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July 17, 1915


JAMA. 1915;LXV(3):252. doi:10.1001/jama.1915.02580030044019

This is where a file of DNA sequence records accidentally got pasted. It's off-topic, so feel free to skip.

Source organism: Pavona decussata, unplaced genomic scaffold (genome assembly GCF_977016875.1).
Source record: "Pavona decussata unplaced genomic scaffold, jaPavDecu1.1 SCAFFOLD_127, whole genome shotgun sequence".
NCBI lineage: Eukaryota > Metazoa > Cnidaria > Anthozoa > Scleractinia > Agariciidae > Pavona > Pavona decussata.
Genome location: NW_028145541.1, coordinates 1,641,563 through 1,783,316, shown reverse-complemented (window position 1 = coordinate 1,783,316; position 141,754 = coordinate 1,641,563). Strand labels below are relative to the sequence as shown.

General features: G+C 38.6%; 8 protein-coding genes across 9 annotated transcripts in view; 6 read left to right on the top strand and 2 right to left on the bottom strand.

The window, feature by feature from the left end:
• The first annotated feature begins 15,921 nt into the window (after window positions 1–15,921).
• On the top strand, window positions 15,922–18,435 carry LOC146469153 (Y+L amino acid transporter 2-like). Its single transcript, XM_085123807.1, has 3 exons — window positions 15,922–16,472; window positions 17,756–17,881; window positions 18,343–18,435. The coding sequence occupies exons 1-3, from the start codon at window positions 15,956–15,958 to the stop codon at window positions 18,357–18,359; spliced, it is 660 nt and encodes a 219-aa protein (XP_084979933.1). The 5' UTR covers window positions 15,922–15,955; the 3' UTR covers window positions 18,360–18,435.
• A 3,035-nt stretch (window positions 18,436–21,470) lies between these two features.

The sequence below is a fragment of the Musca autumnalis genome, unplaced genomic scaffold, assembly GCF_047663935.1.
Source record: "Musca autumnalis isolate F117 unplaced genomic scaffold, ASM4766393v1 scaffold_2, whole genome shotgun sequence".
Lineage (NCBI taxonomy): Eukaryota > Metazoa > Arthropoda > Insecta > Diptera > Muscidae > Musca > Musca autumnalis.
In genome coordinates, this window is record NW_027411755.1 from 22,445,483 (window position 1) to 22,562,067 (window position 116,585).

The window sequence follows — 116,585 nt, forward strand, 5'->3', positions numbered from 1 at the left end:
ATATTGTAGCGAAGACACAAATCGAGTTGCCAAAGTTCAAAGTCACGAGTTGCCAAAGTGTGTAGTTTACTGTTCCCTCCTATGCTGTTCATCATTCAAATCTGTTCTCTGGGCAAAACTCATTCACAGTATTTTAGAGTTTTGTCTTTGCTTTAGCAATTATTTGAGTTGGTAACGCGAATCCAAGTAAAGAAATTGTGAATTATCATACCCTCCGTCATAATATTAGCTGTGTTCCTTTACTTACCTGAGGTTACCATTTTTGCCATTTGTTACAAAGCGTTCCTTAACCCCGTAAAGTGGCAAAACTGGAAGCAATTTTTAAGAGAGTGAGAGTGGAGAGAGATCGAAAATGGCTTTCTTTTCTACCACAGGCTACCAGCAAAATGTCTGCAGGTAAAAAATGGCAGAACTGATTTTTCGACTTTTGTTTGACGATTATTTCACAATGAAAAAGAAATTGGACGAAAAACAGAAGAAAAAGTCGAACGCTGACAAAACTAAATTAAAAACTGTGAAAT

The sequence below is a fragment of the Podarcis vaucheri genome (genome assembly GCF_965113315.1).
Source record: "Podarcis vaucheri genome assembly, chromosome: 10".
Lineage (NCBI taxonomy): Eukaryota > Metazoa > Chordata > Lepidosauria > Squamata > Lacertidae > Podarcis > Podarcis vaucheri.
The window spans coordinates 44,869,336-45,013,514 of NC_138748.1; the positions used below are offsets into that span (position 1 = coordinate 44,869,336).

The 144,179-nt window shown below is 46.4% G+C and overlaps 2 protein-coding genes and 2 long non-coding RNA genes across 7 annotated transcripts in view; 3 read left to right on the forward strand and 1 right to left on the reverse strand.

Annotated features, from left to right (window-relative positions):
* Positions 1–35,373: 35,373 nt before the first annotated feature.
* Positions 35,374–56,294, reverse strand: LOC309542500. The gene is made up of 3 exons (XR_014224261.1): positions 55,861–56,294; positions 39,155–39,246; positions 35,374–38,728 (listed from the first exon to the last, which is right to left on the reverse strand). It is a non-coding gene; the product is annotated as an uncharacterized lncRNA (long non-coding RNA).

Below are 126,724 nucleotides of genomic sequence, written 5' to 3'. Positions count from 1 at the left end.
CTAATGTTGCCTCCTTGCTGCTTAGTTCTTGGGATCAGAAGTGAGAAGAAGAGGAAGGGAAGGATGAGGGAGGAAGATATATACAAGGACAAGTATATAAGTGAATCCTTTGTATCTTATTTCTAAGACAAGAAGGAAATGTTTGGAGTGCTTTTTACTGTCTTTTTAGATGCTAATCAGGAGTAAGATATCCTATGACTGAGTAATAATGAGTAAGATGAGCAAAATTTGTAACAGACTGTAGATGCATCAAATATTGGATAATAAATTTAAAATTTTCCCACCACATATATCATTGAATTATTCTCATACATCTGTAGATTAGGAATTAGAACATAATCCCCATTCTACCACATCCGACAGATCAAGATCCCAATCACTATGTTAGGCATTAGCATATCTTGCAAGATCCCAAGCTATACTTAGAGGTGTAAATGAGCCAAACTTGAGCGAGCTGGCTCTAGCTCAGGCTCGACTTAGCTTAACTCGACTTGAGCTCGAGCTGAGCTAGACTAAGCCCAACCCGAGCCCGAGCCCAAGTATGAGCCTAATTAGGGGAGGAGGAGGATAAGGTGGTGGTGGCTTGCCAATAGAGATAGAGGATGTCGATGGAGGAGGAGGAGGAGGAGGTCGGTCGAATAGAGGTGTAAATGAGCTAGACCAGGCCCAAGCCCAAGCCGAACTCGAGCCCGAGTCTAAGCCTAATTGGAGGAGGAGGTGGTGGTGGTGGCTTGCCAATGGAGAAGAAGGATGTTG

In a recent issue of The Journal,1 the way was discussed in which the European war has changed the supply of readily available foods, and brought about an enforced movement toward a partial vegetarian regimen, in place of the more extensive use of meats, eggs, butter and wheat products. In a minor degree these changes, being the subject of governmental regulation and enforcement, place new restrictions on the dietary of the sick. Those who depend on a more or less strict ration may be affected in both an economic and a mandatory way. The patients concerned belong chiefly to the categories of gastro-intestinal, diabetic, gouty and nephritic cases. The number of persons thus involved is, comparatively speaking, not large. The diabetic for whom cost happens to be a matter of determining importance is advised by Schmidt2 to replace the expensive fresh meats and poultry by cheaper smoked products